An over the top affluent area in the suburbs of Philadelphia. It is now known as one of the most richest areas in the country.Many of the homes here are mega mansions or sprawling estates.Most of the people here shop at the King of Prussia mall and drive BMWs, Mercedes,Range Rovers,etc.The soap operas One Life to Live and All My Children are made representing this area and also the best selling books Pretty Little Liars and another book Main Liners a Legacy of Deceit.Many people here also own multi million dollar beach homes in Avalon New Jersey or Stone Harbor.Women here are usally seen dressed like fashion models and dripping in diamonds.The schools are among the best and the teens get to drive any car they want their parents to buy for them. There is so much money here you would think the people are printing it themselves.Move over Beverly Hills,Greenwich,Palm Beach,etc the Main Line is the new place to be!
Lets go cruising around the Main Line and look at some of the jawdropping mansions.
by JR3 May 09, 2010
The main line is a place where there are tons of rich ass kids riding around in whatever car they want. whether it is the new BMW or Mercedes or maybe it's the mustang or STI. Merion Golf Club and Philly Country Club are the two most prestigious clubs and consist of nearly 100% WASPS. radnor valley is the country club that the jews like to hold onto because they wouldn't get accepted at either of the previous two. Malvern Prep, The Haverford School, Baldwin, Agnes Irwin, Shipley, Radnor, and Lower Merion are the preppiest schools around and are filled with very many rich kids. "nantucket" or "bermuda" red shorts are all over during the summers and no one would think about going out without a collared shirt on. if you don't wear J Crew, Abercrombie, American Eagle, or whatever else you aren't likely to fit in with the stereotypical mainliner.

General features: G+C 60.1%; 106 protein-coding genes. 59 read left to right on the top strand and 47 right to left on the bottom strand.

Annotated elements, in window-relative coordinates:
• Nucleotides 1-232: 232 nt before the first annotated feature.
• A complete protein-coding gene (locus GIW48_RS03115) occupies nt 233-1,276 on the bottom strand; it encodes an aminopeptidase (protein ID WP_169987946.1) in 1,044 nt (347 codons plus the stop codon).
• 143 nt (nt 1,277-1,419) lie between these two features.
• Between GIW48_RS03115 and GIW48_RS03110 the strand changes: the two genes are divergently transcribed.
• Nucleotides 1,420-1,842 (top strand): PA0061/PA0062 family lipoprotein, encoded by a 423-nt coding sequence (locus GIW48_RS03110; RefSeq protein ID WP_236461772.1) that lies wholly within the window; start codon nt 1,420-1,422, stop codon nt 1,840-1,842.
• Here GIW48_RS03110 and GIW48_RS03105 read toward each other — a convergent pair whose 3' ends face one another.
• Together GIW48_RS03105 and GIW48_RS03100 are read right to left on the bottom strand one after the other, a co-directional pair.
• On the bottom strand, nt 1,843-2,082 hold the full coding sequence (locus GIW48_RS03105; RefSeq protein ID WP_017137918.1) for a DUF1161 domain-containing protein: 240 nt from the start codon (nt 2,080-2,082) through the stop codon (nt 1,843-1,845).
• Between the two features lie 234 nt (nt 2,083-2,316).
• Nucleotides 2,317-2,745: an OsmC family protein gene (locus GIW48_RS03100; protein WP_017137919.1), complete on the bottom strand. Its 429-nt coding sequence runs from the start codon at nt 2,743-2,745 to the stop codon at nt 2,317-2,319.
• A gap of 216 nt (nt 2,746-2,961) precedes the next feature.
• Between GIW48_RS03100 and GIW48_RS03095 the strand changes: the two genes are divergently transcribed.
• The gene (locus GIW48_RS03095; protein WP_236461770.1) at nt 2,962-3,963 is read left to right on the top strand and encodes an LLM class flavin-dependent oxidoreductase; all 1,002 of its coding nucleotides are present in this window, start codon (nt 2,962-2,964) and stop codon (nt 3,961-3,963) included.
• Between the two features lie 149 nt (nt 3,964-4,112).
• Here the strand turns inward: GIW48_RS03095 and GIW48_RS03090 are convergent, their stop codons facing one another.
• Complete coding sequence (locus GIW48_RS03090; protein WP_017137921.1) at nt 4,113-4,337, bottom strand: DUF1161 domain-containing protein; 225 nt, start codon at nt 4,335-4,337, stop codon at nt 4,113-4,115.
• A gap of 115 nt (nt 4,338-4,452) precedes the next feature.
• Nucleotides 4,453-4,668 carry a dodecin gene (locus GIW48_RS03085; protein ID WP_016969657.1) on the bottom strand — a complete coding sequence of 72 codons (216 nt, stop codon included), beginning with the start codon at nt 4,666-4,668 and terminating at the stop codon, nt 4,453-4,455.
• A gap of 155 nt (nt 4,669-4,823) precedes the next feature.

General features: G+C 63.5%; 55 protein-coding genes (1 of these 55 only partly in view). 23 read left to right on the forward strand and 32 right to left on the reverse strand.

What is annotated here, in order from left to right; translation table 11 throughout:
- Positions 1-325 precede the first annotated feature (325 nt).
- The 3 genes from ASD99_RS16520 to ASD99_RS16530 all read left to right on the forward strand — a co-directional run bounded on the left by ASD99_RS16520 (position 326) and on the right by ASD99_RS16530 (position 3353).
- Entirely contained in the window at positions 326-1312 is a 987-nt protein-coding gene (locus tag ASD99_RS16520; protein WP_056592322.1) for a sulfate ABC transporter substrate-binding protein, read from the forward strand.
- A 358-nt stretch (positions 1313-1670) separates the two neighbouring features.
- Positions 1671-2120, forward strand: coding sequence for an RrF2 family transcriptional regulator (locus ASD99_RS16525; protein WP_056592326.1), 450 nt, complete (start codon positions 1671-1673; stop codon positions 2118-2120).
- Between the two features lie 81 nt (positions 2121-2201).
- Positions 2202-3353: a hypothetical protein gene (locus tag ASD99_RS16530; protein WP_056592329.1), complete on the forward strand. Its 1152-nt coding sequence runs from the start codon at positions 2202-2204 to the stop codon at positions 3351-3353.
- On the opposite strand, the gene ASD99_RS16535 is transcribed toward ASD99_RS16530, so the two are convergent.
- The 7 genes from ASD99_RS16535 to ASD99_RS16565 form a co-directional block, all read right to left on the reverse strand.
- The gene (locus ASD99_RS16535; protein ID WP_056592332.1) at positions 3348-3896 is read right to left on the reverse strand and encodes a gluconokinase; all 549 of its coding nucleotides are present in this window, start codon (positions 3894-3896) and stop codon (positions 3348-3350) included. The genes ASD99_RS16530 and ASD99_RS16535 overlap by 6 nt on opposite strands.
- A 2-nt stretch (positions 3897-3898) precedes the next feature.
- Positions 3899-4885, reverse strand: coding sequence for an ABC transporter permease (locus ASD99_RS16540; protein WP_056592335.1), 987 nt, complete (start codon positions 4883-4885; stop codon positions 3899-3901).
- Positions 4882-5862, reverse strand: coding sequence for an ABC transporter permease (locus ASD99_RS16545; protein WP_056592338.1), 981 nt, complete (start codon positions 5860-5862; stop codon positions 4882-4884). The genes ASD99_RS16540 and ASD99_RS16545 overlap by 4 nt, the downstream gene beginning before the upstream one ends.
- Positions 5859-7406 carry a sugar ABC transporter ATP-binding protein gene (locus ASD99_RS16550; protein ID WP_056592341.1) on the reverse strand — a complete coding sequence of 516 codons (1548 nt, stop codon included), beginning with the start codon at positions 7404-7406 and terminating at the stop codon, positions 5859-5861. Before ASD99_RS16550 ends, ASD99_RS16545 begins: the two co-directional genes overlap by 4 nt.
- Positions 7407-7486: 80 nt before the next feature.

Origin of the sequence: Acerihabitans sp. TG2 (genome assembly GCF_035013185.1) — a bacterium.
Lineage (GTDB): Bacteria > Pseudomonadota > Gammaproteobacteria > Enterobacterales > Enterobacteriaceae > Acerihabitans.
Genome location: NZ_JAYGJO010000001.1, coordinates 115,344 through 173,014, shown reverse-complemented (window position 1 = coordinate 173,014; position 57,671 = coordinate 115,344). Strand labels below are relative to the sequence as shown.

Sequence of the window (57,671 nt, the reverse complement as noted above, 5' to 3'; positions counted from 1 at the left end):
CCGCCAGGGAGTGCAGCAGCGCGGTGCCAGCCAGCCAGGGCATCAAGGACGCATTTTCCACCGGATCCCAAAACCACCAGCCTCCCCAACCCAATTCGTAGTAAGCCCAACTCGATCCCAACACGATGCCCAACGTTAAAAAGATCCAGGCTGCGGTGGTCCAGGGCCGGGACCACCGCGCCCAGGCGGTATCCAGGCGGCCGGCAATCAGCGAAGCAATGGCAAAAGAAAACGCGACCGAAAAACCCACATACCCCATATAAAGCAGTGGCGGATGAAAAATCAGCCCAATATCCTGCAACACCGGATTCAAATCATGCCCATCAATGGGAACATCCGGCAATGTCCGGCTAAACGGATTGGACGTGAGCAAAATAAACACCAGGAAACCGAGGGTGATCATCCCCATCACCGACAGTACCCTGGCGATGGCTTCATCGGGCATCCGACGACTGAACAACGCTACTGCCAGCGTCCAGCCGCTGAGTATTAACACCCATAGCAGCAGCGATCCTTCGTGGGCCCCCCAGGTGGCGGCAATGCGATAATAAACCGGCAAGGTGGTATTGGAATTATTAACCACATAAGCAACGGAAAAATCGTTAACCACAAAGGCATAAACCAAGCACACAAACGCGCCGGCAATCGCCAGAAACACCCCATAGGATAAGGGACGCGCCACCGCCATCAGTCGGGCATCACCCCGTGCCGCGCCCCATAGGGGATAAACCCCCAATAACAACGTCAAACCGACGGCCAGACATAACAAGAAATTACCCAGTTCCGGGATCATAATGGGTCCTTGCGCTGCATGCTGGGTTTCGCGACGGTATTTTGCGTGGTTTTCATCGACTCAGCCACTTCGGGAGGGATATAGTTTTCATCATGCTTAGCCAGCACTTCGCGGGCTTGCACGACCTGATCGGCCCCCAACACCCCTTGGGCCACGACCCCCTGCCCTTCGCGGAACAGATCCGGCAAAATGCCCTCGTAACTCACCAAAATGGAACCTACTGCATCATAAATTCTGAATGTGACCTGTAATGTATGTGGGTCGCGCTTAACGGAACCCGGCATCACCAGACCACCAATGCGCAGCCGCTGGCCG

Just like in all places there are exceptions and not EVERYONE is rich and snobbish like that; however, it is fairly prominent and behind every stereotype there is truth.
Let's go to the mall, get some starbucks, get fucked up, then tomorrow morning we'll go to my shore house in avalon or nantucket for the weekend. god i love the main line.
by mainliner?? November 29, 2005
I live on the main line and im not a spoiled little bitch that only hangs out with other spoiled little bitches. A majority of the people here might go to a private school, but that is because its by choice, most of them, if they wanted to they would be able to go to a public school. Not everyone has a house in avalon, and most people go with there friends who do. And no one looks down at people who dont have as much as they do, honestly most people dont give a shit how much money there friends parents make. Also no one wears polo shirts around, most of the kids wear it to school because its part of their uniform
The main line is awesome and people know it, they just dont want to admit it.
Shooting up through the main veins in your arms.
It's lame that you can't main line that shit and you have to use your hand instead. Maybe you should take a break for a while.
by H.W. October 30, 2006
The main line is a place where people can all pretend like they aren't rich. They hire college students to raise their children, and live mainly off of seltzer water and cottage cheese. They hire people to vaccuum and plant pretty trees but they are all either too strung out on pills/too busy commuting into the city to make the "big bucks"/in nantucket to notice. The women all have large breasts and tiny waists because they get plastic surgery, and they glare at other women who are threatening their "territory" (the husbands that are cheating on them with the babysitter). They think that their children are better because they saturate them in the "good life"-vacation, swimming and horseback riding lessons, fine art, and organic food, but really they are just creating their children to be people who truly believe that they are better than the rest of the world.